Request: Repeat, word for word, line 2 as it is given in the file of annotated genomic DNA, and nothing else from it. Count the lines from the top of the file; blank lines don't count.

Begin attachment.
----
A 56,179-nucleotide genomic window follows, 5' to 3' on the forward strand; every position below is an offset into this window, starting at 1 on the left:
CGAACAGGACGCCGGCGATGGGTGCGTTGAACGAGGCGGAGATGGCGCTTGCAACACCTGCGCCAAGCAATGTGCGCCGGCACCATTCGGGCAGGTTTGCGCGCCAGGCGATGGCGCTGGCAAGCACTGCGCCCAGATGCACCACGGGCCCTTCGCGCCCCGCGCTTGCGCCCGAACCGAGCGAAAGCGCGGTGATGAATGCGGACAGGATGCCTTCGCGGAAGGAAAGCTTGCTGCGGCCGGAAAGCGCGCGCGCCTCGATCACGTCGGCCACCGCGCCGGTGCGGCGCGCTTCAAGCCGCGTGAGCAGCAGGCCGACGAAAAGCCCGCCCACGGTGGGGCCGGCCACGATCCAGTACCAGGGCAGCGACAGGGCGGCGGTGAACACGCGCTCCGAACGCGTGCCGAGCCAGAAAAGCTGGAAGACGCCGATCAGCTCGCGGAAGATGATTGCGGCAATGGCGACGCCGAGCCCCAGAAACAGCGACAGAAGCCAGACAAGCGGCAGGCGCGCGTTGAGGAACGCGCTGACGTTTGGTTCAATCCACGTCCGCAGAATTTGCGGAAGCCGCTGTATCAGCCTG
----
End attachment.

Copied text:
CGAACAGGACGCCGGCGATGGGTGCGTTGAACGAGGCGGAGATGGCGCTTGCAACACCTGCGCCAAGCAATGTGCGCCGGCACCATTCGGGCAGGTTTGCGCGCCAGGCGATGGCGCTGGCAAGCACTGCGCCCAGATGCACCACGGGCCCTTCGCGCCCCGCGCTTGCGCCCGAACCGAGCGAAAGCGCGGTGATGAATGCGGACAGGATGCCTTCGCGGAAGGAAAGCTTGCTGCGGCCGGAAAGCGCGCGCGCCTCGATCACGTCGGCCACCGCGCCGGTGCGGCGCGCTTCAAGCCGCGTGAGCAGCAGGCCGACGAAAAGCCCGCCCACGGTGGGGCCGGCCACGATCCAGTACCAGGGCAGCGACAGGGCGGCGGTGAACACGCGCTCCGAACGCGTGCCGAGCCAGAAAAGCTGGAAGACGCCGATCAGCTCGCGGAAGATGATTGCGGCAATGGCGACGCCGAGCCCCAGAAACAGCGACAGAAGCCAGACAAGCGGCAGGCGCGCGTTGAGGAACGCGCTGACGTTTGGTTCAATCCACGTCCGCAGAATTTGCGGAAGCCGCTGTATCAGCCTG